Our Human Spirit, by Witness Lee


With man the most important part is the spirit because the spirit of man is the center of his being, and this center is the very spot where God comes into man (John 3:6; 2 Tim. 4:22; Rom. 8:16; 1 Cor. 6:17). This is the strategic point. If we miss this point, we miss the mark. Although electricity has been installed into a building, there is one crucial spot—the switch. The receiver of a radio is the strategic spot where the radio waves come in. In like manner, the very central spot where God comes into man is the spirit of man.


Job 12:10 mentions the life of every living thing and the breath of all flesh of man. The King James Version says “the breath of all mankind” because the word ruach can mean “breath” as well as “spirit.” Darby’s translation renders it as “the spirit of all flesh of man.” The American Standard Version renders it as “the breath of all mankind” in the text, but in the note it says “our spirit, the spirit of man.”

All the other living things just have a soul; they do not have a spirit. Only we human beings have a spirit. A dog has a soul, but a dog does not have a spirit. A monkey is quite clever because a monkey has a soul, but a monkey does not have a spirit. Have you ever seen some little monkeys put up a shrine with an idol and worship it? Throughout history there has never been such a thing. No animal has ever worshipped something, but all human beings, whether cultured or barbarian, worship something because they have a worshipping spirit. There is a spirit within man that makes him special. A dog does not have this. A cat does not have this. Only we human beings have such a spirit.

Job 12:10 says that in God’s hand is the life of every living thing and the breath [spirit] of all flesh of man. All the living things have a soul, but we, the human beings, have not only a soul but also a spirit. We are absolutely different. In this matter we totally disagree with Darwin. We are different from the monkeys. The monkeys just have a soul, but we have a spirit.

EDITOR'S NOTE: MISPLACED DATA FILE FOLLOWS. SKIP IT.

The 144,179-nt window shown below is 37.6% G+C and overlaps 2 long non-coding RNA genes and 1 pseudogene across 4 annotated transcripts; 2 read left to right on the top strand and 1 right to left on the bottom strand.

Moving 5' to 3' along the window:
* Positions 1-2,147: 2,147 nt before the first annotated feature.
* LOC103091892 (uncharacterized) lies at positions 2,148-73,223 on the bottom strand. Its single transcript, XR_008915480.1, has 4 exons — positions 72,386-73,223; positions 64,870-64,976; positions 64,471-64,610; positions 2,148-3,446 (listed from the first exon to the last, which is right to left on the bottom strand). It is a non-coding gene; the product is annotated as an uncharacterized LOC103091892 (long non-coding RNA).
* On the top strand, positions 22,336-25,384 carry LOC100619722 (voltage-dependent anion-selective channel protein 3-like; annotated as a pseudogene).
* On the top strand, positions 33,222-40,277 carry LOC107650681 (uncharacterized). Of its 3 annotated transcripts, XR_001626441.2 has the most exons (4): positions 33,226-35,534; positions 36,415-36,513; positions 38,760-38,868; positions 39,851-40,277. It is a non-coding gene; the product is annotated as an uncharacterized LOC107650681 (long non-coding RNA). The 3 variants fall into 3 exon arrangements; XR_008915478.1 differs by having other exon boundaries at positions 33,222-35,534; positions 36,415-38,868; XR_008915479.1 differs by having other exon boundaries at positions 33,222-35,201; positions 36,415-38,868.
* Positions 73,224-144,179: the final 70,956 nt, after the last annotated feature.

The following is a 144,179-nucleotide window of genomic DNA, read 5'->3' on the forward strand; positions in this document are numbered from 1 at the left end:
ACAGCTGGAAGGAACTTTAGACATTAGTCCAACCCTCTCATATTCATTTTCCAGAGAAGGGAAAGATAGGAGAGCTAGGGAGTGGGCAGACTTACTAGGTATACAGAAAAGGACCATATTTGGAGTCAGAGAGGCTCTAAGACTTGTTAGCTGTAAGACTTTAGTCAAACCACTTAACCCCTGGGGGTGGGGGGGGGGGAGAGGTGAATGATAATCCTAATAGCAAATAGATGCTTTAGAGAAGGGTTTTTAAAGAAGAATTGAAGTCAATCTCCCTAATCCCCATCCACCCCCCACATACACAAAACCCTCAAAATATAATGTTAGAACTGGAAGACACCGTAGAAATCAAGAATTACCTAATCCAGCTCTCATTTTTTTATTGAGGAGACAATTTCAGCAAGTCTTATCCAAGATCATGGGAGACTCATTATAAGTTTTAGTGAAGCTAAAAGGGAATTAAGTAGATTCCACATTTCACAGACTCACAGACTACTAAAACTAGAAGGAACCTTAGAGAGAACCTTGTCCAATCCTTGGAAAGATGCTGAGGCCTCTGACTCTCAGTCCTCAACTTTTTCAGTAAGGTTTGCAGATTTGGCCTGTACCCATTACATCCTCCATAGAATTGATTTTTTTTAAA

In Numbers 16:22 and 27:16 God is the God of the spirits of all flesh. All flesh means fallen mankind. We all became and still are the flesh, but praise the Lord, within the flesh we have a spirit. The Lord God is not the God of the flesh; He is the God of the spirits. So if we are going to know God, to contact God, and to deal with God, if we are going to take God as our life, we have to know our spirit because God is the God of our spirit.


Revelation 22:6 tells us that the Lord is the God of the spirits of the prophets. In addition, 1 Corinthians 14:32 says, “The spirits of prophets are subject to prophets.” The spirits of prophets refers not to the Holy Spirit, but to the human spirits of the prophets. When I was a young Christian, I was taught that with the prophets of God there is always the need of the Holy Spirit. I was never told that with the prophets of God there is also the human spirit.

On God’s side there is the divine Spirit, the Spirit of God. On our side there is the human spirit. When these two spirits meet one with another, there is a divine “deal.” We have such a divine deal by having God as the divine Spirit and our human spirit meet one with another. In dealing with God, the human spirit is just as important as the divine Spirit. Without the divine Spirit there is no way for us to contact God. In the same principle, without the human spirit there is no means, no organ, for us to contact God.

We all have to know that we have such a spirit. If you are going to be a good medical doctor, you must spend a long time studying the body. If we are going to be proper Christians, we must study the spirit.


In Romans Paul says, “I serve [God] in my spirit” (1:9). The very God whom Paul served, he served in his spirit. Do not think that my spirit is just a New Testament term. Psalm 77:3 says, “I remember God, and I moan; / I complain, and my spirit faints.” Also, verse 6 says, “I remember my song in the night; / I muse with my own heart, and my spirit carefully searches.”

My spirit is not just a New Testament term but also an Old Testament term. When the psalmist remembered God and considered all the troubles, his spirit fainted. He mused with his heart, and his spirit carefully searched. Brothers and sisters, have you ever exercised your spirit? Have you ever used your spirit? Do you have this kind of experience?

(Our Human Spirit, Chapter 1, by Witness Lee)